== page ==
Is my use of the asterisk to separate different topics acceptable? Please let me know.
haha, don't tell me about an online forum for Chicago. I already spend enough time on C-D. I'd become addicted. I love to argue points of grammar, and I'm most often right but sometimes wrong (pains me to admit). One of my pet peeves is using the word "proven" in cases in which it should be "proved" ("proven" being the adjective of course). After bragging, now I feel self-conscious about my rather sloppily written posts. I'd better check over everything more carefully before I hit "submit." LOL
 
Old 07-19-2014, 03:09 PM
 
Location: Near a river
16,042 posts, read 19,171,694 times
Reputation: 15656
Quote:
Originally Posted by anifani821 View Post
Back to titles/honorifics.

In my personal life, I am big on using someone's title when addressing him/her (or introducing him/her). In my personal correspondence, also. However, in newspaper, magazine or in business articles -- it is considered "quaint" to refer to folks as Mr. Brown. Too bad. I don't like the generic "Brown walked towards the suspect" construction, but . . . that is how things have evolved in most publications.

Once in a while, someone will tell me to drop the "Dr." or "Judge" -- but to me, it is just polite and respectful to use it.

I don't like it when the President, for example, refers to other foreign leaders by that person's first name. It makes the hairs stand up on the back of my neck and I am not kidding - it just hits me as being that disrespectful. Perhaps if there were more decorum with how folks interact with one another, there would be more genuinely meaningful discourse . . . instead of the continual ugly sniping we hear between (and aimed at) leaders.
Until recent years the New York Times used the formal Mr. Brown. The first mention of the name being John Brown, followed by the use of Mr. thereafter. Now in all media it's just plain old Brown on subsequent referral.

I agree with you on formal titles such as Dr. and Judge. After all, you can't write a letter to Judge Judy and just say "hi Jude!"

I'm trying to figure out when the title President got dropped from media use. I remember distinctly it was always "President Kennedy" throughout an article, never just Kennedy. Same with Reagan. Was it with Bush I that the formal title got dropped? Now it's just Obama in headlines, text, cutlines, etc. Whatever the politics bent, that seems disrespectful to me.
 
Old 07-19-2014, 03:12 PM
 
Location: Near a river
16,042 posts, read 19,171,694 times
Reputation: 15656
Quote:
Originally Posted by theoldnorthstate View Post

"I am devastated that the car hit my dog." vs. "I am upset that the car hit my dog." If I am devastated I am worlds beyond merely being upset. Yet to some, there is no difference.
Both are correct grammar. The difference just lies in word choice. As long as we don't use "very."
 
Old 07-19-2014, 03:19 PM
 
Location: Near a river
16,042 posts, read 19,171,694 times
Reputation: 15656
Quote:
Originally Posted by Happy in Wyoming View Post
Additionally, I find Tom, Dick, and Harry greatly preferable to Tom, Dick and Harry. The latter implies a closer relationship beteen Dick and Harry than either has with Tom. Would you prefer lemons, oranges and macaroni to lemons, oranges, and macaroni? We might wish to bring lemons and oranges semantically closer, but there are other ways to acccomplish that. Rules should be as universal as practical and as unmessy as possible. We would certainly laugh if a menu or grocery list that a wife writes for her husband used this punctuation. In the age of electronic text it's unlikely that she would bother with columns. The poor devil might search for an hour trying to find oranges and macaroni.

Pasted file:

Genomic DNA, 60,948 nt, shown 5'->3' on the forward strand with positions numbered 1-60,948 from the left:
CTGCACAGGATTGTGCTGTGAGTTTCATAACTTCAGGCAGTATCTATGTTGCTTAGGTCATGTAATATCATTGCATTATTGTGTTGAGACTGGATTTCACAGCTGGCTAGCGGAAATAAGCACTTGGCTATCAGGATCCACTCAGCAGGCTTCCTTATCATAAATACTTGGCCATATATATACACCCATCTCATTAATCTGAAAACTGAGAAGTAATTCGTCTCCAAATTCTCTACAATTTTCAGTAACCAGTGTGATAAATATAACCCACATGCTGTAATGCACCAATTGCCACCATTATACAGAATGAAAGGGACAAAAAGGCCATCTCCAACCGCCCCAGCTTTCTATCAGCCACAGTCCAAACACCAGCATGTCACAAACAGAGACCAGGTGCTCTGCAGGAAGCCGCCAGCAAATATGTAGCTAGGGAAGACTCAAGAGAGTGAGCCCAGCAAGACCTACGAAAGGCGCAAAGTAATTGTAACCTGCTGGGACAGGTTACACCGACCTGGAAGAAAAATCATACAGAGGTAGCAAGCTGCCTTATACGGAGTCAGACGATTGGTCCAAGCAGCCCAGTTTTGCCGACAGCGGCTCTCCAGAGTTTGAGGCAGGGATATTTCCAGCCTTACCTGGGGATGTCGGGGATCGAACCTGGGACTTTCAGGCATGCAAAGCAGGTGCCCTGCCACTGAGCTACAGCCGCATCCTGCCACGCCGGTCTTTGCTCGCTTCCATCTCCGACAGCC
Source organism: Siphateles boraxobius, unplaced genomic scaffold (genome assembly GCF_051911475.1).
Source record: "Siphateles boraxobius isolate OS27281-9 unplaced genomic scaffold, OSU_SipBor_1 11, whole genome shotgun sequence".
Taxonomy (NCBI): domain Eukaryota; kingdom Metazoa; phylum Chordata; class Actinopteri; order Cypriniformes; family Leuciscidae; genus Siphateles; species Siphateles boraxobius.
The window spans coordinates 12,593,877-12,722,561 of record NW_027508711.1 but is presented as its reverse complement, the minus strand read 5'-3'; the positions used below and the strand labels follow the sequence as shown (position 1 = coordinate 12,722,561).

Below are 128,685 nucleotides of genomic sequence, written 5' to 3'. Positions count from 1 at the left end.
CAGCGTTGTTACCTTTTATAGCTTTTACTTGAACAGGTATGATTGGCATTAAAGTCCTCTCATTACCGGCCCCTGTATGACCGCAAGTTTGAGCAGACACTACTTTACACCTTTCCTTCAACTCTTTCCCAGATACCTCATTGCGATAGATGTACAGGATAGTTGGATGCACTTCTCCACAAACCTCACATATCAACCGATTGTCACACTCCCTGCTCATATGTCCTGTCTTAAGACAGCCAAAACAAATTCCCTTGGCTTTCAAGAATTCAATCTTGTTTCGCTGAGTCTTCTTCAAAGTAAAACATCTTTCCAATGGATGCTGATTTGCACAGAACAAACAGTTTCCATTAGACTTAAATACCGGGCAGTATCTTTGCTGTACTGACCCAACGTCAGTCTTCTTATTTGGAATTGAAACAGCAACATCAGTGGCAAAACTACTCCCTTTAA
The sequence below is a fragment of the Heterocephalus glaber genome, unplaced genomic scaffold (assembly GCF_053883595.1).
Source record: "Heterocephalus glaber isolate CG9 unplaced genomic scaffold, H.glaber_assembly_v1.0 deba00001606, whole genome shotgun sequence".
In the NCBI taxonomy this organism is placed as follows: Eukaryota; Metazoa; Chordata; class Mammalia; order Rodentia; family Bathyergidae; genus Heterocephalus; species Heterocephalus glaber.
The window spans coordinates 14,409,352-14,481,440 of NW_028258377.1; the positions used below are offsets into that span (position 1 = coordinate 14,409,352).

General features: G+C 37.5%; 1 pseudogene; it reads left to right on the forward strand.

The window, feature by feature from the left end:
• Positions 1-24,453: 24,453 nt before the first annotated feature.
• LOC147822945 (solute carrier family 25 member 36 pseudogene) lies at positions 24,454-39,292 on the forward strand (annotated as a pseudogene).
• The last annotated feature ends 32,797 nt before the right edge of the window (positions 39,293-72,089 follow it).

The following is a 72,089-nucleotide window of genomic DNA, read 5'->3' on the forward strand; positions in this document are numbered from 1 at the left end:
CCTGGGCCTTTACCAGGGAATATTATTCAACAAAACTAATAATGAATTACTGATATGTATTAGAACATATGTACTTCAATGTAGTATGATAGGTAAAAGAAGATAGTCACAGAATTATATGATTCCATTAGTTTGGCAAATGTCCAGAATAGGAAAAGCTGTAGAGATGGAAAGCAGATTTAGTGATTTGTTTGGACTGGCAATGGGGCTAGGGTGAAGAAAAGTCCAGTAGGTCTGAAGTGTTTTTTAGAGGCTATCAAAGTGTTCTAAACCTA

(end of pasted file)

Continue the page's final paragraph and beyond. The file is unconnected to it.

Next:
From Chicago:

Sentence with the "series comma":
She took a photograph of her parents, the president, and the vice president.

This example from the Chicago Manual of Style shows how the second comma is necessary for clarity. Without it, she is taking a picture of two people, her mother and father, who are the president and vice president. (not)

With it, she is taking a picture of four people.
 
Old 07-19-2014, 04:47 PM
 
Location: too far from the sea
20,328 posts, read 19,311,428 times
Reputation: 34750
Quote:
Originally Posted by newenglandgirl View Post
From Chicago:

Sentence with the "series comma":
She took a photograph of her parents, the president, and the vice president.

This example from the Chicago Manual of Style shows how the second comma is necessary for clarity. Without it, she is taking a picture of two people, her mother and father, who are the president and vice president. (not)

With it, she is taking a picture of four people.
Yes. I don't know the official terms for most of these examples but to a plain ordinary non-writer person like me, you need last comma.

We were also taught in school something about parenthesis. Punctuation before or after the parenthesis makes a difference. Whatever it was, no one seems to bother with that rule anymore either. It's been so long since I've known anyone to care, that I only have a vague idea now.
__________________
my posts as moderator will be in red. Moderator: Health&Wellness~Genealogy. The Rules--read here>>> TOS. If someone attacks you, do not reply. Hit REPORT.
 
Old 07-19-2014, 09:44 PM
 
10,851 posts, read 8,201,259 times
Reputation: 17210
Quote:
Originally Posted by in_newengland View Post
We were also taught in school something about parenthesis. Punctuation before or after the parenthesis makes a difference. Whatever it was, no one seems to bother with that rule anymore either. It's been so long since I've known anyone to care, that I only have a vague idea now.
To digress a wee bit, does anyone else miss the lost art of diagramming sentences?